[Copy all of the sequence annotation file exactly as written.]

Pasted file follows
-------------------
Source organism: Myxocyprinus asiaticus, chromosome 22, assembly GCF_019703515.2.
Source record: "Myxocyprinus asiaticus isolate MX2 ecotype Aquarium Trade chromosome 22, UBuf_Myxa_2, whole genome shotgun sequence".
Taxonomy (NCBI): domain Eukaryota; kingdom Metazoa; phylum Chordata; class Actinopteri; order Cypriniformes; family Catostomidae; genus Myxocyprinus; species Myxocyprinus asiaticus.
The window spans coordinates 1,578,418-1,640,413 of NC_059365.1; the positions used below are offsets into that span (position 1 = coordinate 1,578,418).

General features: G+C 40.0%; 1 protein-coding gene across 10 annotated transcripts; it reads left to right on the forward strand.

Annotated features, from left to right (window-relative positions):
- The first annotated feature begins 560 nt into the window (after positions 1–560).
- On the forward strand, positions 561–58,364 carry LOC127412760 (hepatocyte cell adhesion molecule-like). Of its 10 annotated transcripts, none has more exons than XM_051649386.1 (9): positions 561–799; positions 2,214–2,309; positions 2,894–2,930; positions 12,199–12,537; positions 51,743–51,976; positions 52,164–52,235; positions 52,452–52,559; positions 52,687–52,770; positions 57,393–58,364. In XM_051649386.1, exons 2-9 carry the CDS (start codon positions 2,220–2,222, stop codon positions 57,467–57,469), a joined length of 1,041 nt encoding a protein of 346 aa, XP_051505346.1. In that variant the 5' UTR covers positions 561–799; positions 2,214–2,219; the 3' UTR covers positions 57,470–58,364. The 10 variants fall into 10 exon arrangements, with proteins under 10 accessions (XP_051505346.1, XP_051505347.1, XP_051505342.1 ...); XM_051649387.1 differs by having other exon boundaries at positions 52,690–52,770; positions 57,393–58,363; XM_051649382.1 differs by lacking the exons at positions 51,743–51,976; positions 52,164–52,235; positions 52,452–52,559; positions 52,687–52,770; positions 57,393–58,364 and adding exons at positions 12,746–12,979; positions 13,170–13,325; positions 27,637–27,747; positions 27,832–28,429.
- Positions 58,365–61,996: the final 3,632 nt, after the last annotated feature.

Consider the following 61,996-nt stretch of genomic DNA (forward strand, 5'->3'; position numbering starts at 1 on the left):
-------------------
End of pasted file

Source organism: Myxocyprinus asiaticus, chromosome 22, assembly GCF_019703515.2.
Source record: "Myxocyprinus asiaticus isolate MX2 ecotype Aquarium Trade chromosome 22, UBuf_Myxa_2, whole genome shotgun sequence".
Taxonomy (NCBI): domain Eukaryota; kingdom Metazoa; phylum Chordata; class Actinopteri; order Cypriniformes; family Catostomidae; genus Myxocyprinus; species Myxocyprinus asiaticus.
The window spans coordinates 1,578,418-1,640,413 of NC_059365.1; the positions used below are offsets into that span (position 1 = coordinate 1,578,418).

General features: G+C 40.0%; 1 protein-coding gene across 10 annotated transcripts; it reads left to right on the forward strand.

Annotated features, from left to right (window-relative positions):
- The first annotated feature begins 560 nt into the window (after positions 1–560).
- On the forward strand, positions 561–58,364 carry LOC127412760 (hepatocyte cell adhesion molecule-like). Of its 10 annotated transcripts, none has more exons than XM_051649386.1 (9): positions 561–799; positions 2,214–2,309; positions 2,894–2,930; positions 12,199–12,537; positions 51,743–51,976; positions 52,164–52,235; positions 52,452–52,559; positions 52,687–52,770; positions 57,393–58,364. In XM_051649386.1, exons 2-9 carry the CDS (start codon positions 2,220–2,222, stop codon positions 57,467–57,469), a joined length of 1,041 nt encoding a protein of 346 aa, XP_051505346.1. In that variant the 5' UTR covers positions 561–799; positions 2,214–2,219; the 3' UTR covers positions 57,470–58,364. The 10 variants fall into 10 exon arrangements, with proteins under 10 accessions (XP_051505346.1, XP_051505347.1, XP_051505342.1 ...); XM_051649387.1 differs by having other exon boundaries at positions 52,690–52,770; positions 57,393–58,363; XM_051649382.1 differs by lacking the exons at positions 51,743–51,976; positions 52,164–52,235; positions 52,452–52,559; positions 52,687–52,770; positions 57,393–58,364 and adding exons at positions 12,746–12,979; positions 13,170–13,325; positions 27,637–27,747; positions 27,832–28,429.
- Positions 58,365–61,996: the final 3,632 nt, after the last annotated feature.

Consider the following 61,996-nt stretch of genomic DNA (forward strand, 5'->3'; position numbering starts at 1 on the left):